Another draft section done and ready for comment!
What stops civil society associations using social media? It is easy to point the finger at a lack of technical understanding, or a paucity of time and budget. But whilst these are all genuine concerns, they are all relatively simple to address if organisations decide to do so.
Resistance to new technology by upper management is a pernicious problem. Talking to civil society associations and reading comments left on the survey shows that for many organisations, conservative attitudes amongst management and trustees stifles the use of social technologies. A web developer for one large organisation, when discussing possible uses of social media, responded, “The trustees would never go for that.”
Michael Collins, in his presentation Social Networking — Threat or opportunity for membership organisations? given to Memcom 09  , identified these “internal threats” when examining the reasons why associations aren’t engaging with social media:
* “Complacency, apathy, indecision, fear of change and losing control”
* “Myopia re ROI”
* “Inadequate consultation with community members”
From the comments left on the survey, lack of knowledge and understanding, is a key problem:
“Lack of knowledge in the upper levels of the organisation tends to hold us back sometimes.”
“We have an ‘older’ age range of staff, who are focused on service provision. Many don’t understand, or have time to learn about the net.”
“[There’s] not much understanding that social media is not the same as mass publicity that the ‘comms’ team can just do by themselves.”
“We are just beginning to expand on usage, and I am doing my best to educate my management team.”
And out-dated attitudes seemed to be behind another comment from the survey:
“Current policies seem to have been made years ago.”
A further problem identified by the manager of one medium-sized association’s website was resistance to change:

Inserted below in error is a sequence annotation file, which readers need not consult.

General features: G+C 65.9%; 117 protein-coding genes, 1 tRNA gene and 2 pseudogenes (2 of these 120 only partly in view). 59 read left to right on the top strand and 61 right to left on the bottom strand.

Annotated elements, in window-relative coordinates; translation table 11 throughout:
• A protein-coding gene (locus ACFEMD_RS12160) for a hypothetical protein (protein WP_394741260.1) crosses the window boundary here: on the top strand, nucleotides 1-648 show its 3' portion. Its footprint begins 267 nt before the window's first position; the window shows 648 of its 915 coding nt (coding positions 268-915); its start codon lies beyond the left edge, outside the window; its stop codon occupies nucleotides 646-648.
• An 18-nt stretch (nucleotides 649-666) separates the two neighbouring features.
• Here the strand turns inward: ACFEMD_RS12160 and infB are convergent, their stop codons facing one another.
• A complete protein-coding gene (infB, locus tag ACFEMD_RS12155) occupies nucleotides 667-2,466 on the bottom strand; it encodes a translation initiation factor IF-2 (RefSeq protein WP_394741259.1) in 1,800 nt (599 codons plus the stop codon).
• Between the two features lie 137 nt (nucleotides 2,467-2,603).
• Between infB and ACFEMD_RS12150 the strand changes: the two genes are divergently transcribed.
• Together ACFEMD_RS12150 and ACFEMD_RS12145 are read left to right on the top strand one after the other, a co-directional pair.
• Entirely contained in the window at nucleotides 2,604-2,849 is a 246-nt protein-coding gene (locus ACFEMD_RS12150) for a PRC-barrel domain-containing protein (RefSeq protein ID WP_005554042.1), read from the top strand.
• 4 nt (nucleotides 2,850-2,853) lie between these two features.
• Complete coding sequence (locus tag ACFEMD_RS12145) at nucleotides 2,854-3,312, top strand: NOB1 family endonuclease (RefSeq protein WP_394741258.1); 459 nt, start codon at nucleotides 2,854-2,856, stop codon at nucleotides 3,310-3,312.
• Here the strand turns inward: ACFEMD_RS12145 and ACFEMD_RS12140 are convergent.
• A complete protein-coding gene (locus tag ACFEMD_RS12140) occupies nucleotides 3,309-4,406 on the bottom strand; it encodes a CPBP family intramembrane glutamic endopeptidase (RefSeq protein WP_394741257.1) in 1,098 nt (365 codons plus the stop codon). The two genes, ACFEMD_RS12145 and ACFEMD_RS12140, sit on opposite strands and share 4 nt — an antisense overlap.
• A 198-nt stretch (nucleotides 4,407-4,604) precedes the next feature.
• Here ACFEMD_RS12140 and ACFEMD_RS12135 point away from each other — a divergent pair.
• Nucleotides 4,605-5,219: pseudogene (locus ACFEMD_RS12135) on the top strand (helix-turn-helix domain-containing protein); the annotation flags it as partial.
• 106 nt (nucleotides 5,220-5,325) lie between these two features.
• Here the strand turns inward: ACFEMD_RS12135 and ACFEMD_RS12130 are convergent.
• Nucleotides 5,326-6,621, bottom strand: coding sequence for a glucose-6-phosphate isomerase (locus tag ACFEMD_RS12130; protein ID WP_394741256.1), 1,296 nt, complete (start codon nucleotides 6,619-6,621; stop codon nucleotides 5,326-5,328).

“The culture of [our organisation] leads its communications efforts in many ways and it’s not based on evidence, or knowledge of the marketplace or the audience. It’s ‘This is the way we’ve always done things’. When push comes to shove we tend to revert back to instinct, revert back to assumptions.”
But although getting managers and trustees to recognise the value of social media might be hard, it doesn’t necessarily mean that using social media is impossible in those environments, just difficult:
“I have struggled to get buy-in from management, but have had success with what I have been able to do.”
The importance of an internal culture which is open to new ways of doing things must not, however, be underestimated. In their report Discover, Argument and Action: How civil society responds to changing needs, Julie Caulier-Rice, Geoff Mulgan and Dan Vale discuss how civil society associations “can sometimes become frozen around past needs rather than current ones.”  Although Caulier-Rice et al were not directly discussing civil society association’s attitudes towards technology, their words are just as applicable in this context.
Those who oversee civil society associations must ensure that the culture they create within their organisation is one that is open to new ideas, new technologies and experimentation. Failure to do so will not only hobble staff in their efforts to communicate, collaborate and engage their community, it will also hold the organisation as a whole back. Organisations unable to use the internet to its fullest capability risk being sidelined by others who understand how to use social technologies to spread their message, and unite and organise their supporters.
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